The e-retailer heads into the holiday shopping season behind a 30% increase in fulfillment spending and a widening net loss. North American sales increased ...
Retailers in the United Kingdom experienced the steepest decline in sales between May and June since 2008.
Shoppers in the United Kingdom shied away from big-ticket purchases in June, according to new research from technology consultancy Capgemini and U.K. e-retail association Interactive Media in Retail Group, or IMRG. Despite that, e-commerce sales grew 14% year over year in the second quarter of 2014.
“The current uncertainty around interests has resulted in a dip in consumer confidence, and as a result, we’re still happy to buy the everyday items, but we’d prefer to hold off on those expensive treats,” says Chris Webster, vice president, head of retail consulting and technology at Capgemini.
That reluctance to spend on luxury items pulled down the month’s overall growth to 9%, which was the lowest annual growth in U.K. e-retail sales since July 2013, according to the IMRG e-Retail Sales Index. And the decline from May to June was 5%—the steepest May-to-June decline since 2008.
The travel sector also saw slow growth, increasing just 3% from the same period in 2013— its lowest annual growth since July 2013. Sales on electronics increased just 7%.
IMRG says slow sales were negatively impacted by England’s national soccer team’s early departure from the World Cup. “Football fans clearly stocked up their fridges in anticipation for the World Cup, as the beers, wines and spirits sector surged 20% year-on-year last month, and the 17% growth we saw from May to June was the steepest jump between those months we have ever seen in this sector,” says Tina Spooner, chief information officer at IMRG. “But during the week England were knocked out we saw a distinct 15% drop in alcohol sales as fans were denied the chance to raise a glass to a repeat of 1966.” England won the World Cup in 1966.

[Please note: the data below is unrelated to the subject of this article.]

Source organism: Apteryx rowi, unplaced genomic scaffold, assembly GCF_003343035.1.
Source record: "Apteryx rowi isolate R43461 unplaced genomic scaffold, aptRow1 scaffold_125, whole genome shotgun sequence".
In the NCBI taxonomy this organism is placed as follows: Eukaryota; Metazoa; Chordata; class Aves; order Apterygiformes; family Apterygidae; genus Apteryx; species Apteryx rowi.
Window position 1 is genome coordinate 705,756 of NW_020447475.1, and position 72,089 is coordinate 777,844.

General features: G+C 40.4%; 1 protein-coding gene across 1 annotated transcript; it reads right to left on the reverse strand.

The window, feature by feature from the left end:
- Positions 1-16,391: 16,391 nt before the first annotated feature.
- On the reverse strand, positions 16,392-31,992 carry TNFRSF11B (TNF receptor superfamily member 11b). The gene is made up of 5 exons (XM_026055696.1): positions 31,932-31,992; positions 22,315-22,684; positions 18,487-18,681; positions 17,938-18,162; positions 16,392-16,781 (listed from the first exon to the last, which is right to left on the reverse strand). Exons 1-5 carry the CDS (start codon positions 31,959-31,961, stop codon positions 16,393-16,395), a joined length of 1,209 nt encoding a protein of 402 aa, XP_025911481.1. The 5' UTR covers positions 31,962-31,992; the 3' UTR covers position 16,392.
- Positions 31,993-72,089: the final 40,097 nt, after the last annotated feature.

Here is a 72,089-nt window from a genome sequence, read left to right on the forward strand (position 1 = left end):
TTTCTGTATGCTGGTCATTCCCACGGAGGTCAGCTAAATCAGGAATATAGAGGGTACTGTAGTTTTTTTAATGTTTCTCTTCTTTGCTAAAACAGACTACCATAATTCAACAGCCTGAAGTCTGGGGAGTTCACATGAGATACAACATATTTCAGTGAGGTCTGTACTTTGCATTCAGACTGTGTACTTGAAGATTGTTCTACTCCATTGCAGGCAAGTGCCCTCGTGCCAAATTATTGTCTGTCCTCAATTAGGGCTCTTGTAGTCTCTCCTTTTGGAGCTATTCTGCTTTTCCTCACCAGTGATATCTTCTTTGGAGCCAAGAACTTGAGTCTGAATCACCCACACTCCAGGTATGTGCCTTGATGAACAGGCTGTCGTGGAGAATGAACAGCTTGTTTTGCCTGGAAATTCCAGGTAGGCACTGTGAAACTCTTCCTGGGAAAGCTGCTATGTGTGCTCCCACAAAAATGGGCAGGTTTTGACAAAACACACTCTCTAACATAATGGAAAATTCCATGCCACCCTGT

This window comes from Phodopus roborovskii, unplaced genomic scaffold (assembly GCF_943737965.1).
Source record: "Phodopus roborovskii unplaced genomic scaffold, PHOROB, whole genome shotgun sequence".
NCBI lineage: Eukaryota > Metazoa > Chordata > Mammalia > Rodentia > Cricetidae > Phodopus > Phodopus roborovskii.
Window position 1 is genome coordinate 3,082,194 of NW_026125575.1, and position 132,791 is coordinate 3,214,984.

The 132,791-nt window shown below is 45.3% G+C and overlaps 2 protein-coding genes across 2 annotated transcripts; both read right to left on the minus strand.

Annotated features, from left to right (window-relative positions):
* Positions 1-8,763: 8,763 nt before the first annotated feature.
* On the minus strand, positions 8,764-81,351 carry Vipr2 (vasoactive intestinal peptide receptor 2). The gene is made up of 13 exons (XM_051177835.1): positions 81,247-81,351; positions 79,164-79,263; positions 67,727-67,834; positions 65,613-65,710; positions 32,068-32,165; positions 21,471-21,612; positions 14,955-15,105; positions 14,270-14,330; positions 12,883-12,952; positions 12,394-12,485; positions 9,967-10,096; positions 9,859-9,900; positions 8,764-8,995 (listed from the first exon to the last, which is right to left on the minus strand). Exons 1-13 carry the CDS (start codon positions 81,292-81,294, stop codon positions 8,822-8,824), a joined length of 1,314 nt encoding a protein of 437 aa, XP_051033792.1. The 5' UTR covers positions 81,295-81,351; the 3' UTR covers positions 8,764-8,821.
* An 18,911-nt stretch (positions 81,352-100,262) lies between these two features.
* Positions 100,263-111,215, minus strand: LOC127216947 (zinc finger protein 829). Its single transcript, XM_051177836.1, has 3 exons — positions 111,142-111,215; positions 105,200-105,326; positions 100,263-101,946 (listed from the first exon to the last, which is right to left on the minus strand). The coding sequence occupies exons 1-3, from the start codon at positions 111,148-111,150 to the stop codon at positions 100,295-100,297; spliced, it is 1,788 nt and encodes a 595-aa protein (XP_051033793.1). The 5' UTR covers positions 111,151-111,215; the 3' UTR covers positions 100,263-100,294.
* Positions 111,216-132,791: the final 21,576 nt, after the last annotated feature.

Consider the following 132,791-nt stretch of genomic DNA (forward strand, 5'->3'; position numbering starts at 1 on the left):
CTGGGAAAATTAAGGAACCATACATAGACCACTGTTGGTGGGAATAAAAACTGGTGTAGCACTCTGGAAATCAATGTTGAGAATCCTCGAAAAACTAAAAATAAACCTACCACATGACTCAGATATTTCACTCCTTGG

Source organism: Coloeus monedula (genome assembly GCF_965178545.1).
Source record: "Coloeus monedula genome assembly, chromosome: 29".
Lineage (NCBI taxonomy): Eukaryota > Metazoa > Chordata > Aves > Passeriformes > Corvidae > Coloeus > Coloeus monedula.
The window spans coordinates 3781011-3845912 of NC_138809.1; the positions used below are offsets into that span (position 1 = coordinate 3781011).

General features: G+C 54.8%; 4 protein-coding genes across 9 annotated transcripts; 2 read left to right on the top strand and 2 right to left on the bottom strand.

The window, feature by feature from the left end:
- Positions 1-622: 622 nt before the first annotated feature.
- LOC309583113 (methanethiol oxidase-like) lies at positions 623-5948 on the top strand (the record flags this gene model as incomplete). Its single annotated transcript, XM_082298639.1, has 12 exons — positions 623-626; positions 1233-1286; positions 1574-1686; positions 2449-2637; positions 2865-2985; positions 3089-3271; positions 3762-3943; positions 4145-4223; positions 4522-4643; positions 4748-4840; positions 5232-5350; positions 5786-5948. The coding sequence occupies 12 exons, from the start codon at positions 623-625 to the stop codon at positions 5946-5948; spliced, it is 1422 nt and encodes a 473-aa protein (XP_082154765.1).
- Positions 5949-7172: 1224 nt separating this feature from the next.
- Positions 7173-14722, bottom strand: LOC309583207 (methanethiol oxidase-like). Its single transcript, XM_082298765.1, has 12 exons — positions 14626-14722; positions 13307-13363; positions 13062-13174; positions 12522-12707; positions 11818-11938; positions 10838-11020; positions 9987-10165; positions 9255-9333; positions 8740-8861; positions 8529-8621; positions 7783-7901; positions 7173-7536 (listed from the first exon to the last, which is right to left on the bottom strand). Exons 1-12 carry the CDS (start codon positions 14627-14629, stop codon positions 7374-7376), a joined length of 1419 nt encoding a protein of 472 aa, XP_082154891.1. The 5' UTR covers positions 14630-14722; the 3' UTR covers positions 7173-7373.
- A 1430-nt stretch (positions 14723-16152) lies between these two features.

Spooner also ties the slow growth in the electronics sector to the World Cup. “Britons were not too interested in buying new technology to watch the action, whilst higher-than-average temperatures and lots of sunshine kept customers outdoors.”
Despite the slow sales, the average conversion rate went up to 4.8%—the highest rate for June since 2008. The average order value was also up in June. Consumers in the United Kingdom spent 83 pounds ($141.78) on average in June, up 5% from last year.